Latest California Healthline Stories
As people advance in age, the expectations for what constitutes good health change. People focus on positive emotions and satisfaction with life, while physical ailments play a less important role.
New data from the California agency that manages health benefits for 1.5 million public employees, retirees and their families shows that doctors are writing far fewer opioid prescriptions, reflecting a national trend of physicians cutting back on the addictive drugs.
As dockless electric scooters run roughshod through cities nationwide, the Centers for Disease Control and Prevention issues its first assessment on injuries and safety. It studied the injuries linked to riding e-scooters in Austin, Texas, from September through November. More than 200 people were hurt in scooter crashes and mishaps — with nearly half suffering head injuries.
Hospitals and nursing homes in California and Illinois hope that regional cooperation — and a special soap — will help them gain the upper hand against deadly antibiotic-resistant superbugs.
Overdose deaths involving fentanyl are soaring, says a new study from the CDC.
A recent outbreak at a Louisiana center triggered public health protections, but some immigration lawyers are crying foul.
In an emerging new tactic against the rising toll of opioid deaths, California, Ohio, Virginia and Arizona are among the states requiring physicians to offer patients naloxone when they give them prescriptions for the powerful painkillers. The Food and Drug Administration is weighing a national recommendation to do so.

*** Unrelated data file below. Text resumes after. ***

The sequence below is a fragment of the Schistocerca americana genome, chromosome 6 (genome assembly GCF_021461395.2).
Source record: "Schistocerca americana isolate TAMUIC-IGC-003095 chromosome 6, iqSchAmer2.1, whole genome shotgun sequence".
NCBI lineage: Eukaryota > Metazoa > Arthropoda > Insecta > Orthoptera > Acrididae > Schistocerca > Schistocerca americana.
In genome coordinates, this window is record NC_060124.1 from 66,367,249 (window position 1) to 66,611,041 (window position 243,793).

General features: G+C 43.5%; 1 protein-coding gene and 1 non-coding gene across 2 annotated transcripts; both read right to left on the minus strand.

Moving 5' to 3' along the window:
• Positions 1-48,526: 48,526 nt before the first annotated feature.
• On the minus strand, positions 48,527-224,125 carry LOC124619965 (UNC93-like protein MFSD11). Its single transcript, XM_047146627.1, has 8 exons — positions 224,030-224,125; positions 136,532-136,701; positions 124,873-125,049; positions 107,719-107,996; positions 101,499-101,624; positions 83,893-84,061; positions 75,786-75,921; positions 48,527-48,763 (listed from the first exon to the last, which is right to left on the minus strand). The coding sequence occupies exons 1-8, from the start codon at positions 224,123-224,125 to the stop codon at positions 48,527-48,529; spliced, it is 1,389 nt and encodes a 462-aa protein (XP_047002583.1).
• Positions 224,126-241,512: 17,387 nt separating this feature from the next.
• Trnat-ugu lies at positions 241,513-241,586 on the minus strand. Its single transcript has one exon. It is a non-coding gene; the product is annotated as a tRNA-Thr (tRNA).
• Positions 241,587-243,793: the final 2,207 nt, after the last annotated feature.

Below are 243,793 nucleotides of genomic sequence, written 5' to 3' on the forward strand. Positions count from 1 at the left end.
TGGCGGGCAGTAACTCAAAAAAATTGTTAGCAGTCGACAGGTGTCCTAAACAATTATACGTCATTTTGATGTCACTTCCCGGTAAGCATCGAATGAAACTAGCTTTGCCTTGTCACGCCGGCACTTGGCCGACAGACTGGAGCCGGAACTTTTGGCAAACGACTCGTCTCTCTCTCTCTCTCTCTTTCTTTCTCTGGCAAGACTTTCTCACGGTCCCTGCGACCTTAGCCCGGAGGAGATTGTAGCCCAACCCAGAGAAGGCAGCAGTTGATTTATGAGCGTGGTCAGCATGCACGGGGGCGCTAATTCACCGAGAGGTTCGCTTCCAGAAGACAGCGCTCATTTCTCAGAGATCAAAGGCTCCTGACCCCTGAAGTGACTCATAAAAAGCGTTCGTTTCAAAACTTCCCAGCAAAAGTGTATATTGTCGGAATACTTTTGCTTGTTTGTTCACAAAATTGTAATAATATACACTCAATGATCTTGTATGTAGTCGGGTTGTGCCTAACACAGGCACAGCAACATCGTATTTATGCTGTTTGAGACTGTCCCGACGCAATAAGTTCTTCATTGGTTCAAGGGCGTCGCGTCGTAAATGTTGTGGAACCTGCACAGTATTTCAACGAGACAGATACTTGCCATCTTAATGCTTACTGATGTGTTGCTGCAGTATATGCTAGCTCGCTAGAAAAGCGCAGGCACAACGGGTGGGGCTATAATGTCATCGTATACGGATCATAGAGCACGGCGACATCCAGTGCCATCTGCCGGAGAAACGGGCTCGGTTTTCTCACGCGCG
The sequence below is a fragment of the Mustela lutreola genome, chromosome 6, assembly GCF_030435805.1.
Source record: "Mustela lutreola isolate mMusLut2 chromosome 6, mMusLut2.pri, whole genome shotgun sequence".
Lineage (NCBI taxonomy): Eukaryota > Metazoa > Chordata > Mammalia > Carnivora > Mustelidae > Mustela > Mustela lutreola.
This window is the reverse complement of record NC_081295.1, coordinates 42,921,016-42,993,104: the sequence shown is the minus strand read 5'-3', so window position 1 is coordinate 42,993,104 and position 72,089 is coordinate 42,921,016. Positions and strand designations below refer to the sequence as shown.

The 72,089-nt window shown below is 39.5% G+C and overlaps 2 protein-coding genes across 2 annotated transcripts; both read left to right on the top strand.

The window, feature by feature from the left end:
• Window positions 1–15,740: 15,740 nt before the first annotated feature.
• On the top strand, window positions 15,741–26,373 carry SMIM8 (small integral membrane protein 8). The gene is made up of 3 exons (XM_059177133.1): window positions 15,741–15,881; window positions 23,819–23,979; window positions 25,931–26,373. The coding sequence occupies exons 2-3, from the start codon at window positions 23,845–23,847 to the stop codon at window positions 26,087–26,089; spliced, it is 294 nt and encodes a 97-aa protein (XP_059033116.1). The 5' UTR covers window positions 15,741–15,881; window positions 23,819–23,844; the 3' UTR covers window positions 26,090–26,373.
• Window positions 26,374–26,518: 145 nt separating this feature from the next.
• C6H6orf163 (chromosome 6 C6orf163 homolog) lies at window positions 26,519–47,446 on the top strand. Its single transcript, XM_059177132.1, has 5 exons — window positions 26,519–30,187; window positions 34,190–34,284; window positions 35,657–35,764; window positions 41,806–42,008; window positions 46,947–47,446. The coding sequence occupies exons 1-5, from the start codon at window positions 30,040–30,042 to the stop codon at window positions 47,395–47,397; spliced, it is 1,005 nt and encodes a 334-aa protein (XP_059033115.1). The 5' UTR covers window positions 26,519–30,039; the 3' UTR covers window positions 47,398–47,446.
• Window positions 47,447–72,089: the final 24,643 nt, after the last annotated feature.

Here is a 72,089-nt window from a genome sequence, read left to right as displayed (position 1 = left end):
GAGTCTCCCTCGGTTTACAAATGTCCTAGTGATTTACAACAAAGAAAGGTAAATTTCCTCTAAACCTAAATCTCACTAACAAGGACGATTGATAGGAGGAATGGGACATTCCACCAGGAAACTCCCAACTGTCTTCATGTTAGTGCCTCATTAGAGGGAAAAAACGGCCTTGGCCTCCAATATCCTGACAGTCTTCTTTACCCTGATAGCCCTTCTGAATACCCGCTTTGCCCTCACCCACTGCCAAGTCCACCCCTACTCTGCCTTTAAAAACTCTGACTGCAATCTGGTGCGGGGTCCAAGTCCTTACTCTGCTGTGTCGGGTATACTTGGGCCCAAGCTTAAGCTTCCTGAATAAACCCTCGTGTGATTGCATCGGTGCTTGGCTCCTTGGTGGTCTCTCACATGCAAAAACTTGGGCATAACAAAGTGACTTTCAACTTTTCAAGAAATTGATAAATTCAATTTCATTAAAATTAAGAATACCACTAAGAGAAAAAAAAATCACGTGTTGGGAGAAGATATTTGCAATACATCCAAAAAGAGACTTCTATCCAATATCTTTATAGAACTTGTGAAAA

A significant portion of syphilis transmission in heterosexuals occurs among people who use drugs, particularly methamphetamine, a new report shows. Public health officials warn that you can’t treat one problem without addressing the other.
The president’s promise to eliminate HIV transmission within 10 years is a goal long sought by advocates, but it won’t be an easy undertaking. Eight counties in California are among those targeted by the new federal initiative.
As Austin and other cities across the USA deal with the invasion of e-scooters, injuries mount — along with calls for regulations. The findings from a CDC study may shed light on solutions.